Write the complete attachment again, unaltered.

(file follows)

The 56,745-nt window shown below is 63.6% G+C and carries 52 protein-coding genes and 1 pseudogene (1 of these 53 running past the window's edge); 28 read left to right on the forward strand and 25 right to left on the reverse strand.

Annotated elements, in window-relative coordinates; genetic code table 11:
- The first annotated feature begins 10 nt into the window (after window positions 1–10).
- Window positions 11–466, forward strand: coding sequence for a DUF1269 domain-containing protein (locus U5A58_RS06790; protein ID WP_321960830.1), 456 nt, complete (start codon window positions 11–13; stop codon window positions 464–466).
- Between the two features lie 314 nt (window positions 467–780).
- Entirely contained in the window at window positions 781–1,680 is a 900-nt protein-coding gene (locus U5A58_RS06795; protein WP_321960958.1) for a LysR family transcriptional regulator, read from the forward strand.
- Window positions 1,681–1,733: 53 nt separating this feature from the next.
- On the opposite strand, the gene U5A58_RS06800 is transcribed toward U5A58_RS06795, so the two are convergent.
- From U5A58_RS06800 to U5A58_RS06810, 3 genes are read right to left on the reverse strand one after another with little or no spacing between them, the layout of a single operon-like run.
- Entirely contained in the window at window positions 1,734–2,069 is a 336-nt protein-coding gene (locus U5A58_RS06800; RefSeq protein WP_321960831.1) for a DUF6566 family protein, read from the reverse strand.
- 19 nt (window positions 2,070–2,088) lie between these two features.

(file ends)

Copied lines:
The 56,745-nt window shown below is 63.6% G+C and carries 52 protein-coding genes and 1 pseudogene (1 of these 53 running past the window's edge); 28 read left to right on the forward strand and 25 right to left on the reverse strand.

Annotated elements, in window-relative coordinates; genetic code table 11:
- The first annotated feature begins 10 nt into the window (after window positions 1–10).
- Window positions 11–466, forward strand: coding sequence for a DUF1269 domain-containing protein (locus U5A58_RS06790; protein ID WP_321960830.1), 456 nt, complete (start codon window positions 11–13; stop codon window positions 464–466).
- Between the two features lie 314 nt (window positions 467–780).
- Entirely contained in the window at window positions 781–1,680 is a 900-nt protein-coding gene (locus U5A58_RS06795; protein WP_321960958.1) for a LysR family transcriptional regulator, read from the forward strand.
- Window positions 1,681–1,733: 53 nt separating this feature from the next.
- On the opposite strand, the gene U5A58_RS06800 is transcribed toward U5A58_RS06795, so the two are convergent.
- From U5A58_RS06800 to U5A58_RS06810, 3 genes are read right to left on the reverse strand one after another with little or no spacing between them, the layout of a single operon-like run.
- Entirely contained in the window at window positions 1,734–2,069 is a 336-nt protein-coding gene (locus U5A58_RS06800; RefSeq protein WP_321960831.1) for a DUF6566 family protein, read from the reverse strand.
- 19 nt (window positions 2,070–2,088) lie between these two features.